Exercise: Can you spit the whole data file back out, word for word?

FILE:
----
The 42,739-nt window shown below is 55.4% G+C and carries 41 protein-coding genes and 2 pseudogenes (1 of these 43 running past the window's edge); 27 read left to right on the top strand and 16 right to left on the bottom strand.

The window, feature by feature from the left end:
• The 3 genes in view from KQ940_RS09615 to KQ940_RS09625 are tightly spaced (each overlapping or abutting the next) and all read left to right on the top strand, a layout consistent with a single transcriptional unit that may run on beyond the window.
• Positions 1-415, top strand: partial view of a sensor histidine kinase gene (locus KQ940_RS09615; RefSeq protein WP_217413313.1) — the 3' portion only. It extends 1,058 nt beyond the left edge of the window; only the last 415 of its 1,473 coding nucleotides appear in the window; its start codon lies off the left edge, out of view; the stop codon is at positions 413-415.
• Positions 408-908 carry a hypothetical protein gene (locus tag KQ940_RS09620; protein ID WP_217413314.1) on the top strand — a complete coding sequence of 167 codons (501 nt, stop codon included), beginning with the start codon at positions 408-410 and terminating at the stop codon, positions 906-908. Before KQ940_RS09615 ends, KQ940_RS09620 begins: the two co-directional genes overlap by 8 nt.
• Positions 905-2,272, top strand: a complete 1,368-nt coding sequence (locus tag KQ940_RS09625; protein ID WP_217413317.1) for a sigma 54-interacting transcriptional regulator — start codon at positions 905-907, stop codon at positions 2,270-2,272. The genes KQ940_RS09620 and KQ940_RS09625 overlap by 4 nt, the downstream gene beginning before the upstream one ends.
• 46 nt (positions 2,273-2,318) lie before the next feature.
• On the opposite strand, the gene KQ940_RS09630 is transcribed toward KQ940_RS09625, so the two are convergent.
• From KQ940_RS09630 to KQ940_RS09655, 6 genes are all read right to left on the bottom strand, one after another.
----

The 42,739-nt window shown below is 55.4% G+C and carries 41 protein-coding genes and 2 pseudogenes (1 of these 43 running past the window's edge); 27 read left to right on the top strand and 16 right to left on the bottom strand.

The window, feature by feature from the left end:
• The 3 genes in view from KQ940_RS09615 to KQ940_RS09625 are tightly spaced (each overlapping or abutting the next) and all read left to right on the top strand, a layout consistent with a single transcriptional unit that may run on beyond the window.
• Positions 1-415, top strand: partial view of a sensor histidine kinase gene (locus KQ940_RS09615; RefSeq protein WP_217413313.1) — the 3' portion only. It extends 1,058 nt beyond the left edge of the window; only the last 415 of its 1,473 coding nucleotides appear in the window; its start codon lies off the left edge, out of view; the stop codon is at positions 413-415.
• Positions 408-908 carry a hypothetical protein gene (locus tag KQ940_RS09620; protein ID WP_217413314.1) on the top strand — a complete coding sequence of 167 codons (501 nt, stop codon included), beginning with the start codon at positions 408-410 and terminating at the stop codon, positions 906-908. Before KQ940_RS09615 ends, KQ940_RS09620 begins: the two co-directional genes overlap by 8 nt.
• Positions 905-2,272, top strand: a complete 1,368-nt coding sequence (locus tag KQ940_RS09625; protein ID WP_217413317.1) for a sigma 54-interacting transcriptional regulator — start codon at positions 905-907, stop codon at positions 2,270-2,272. The genes KQ940_RS09620 and KQ940_RS09625 overlap by 4 nt, the downstream gene beginning before the upstream one ends.
• 46 nt (positions 2,273-2,318) lie before the next feature.
• On the opposite strand, the gene KQ940_RS09630 is transcribed toward KQ940_RS09625, so the two are convergent.
• From KQ940_RS09630 to KQ940_RS09655, 6 genes are all read right to left on the bottom strand, one after another.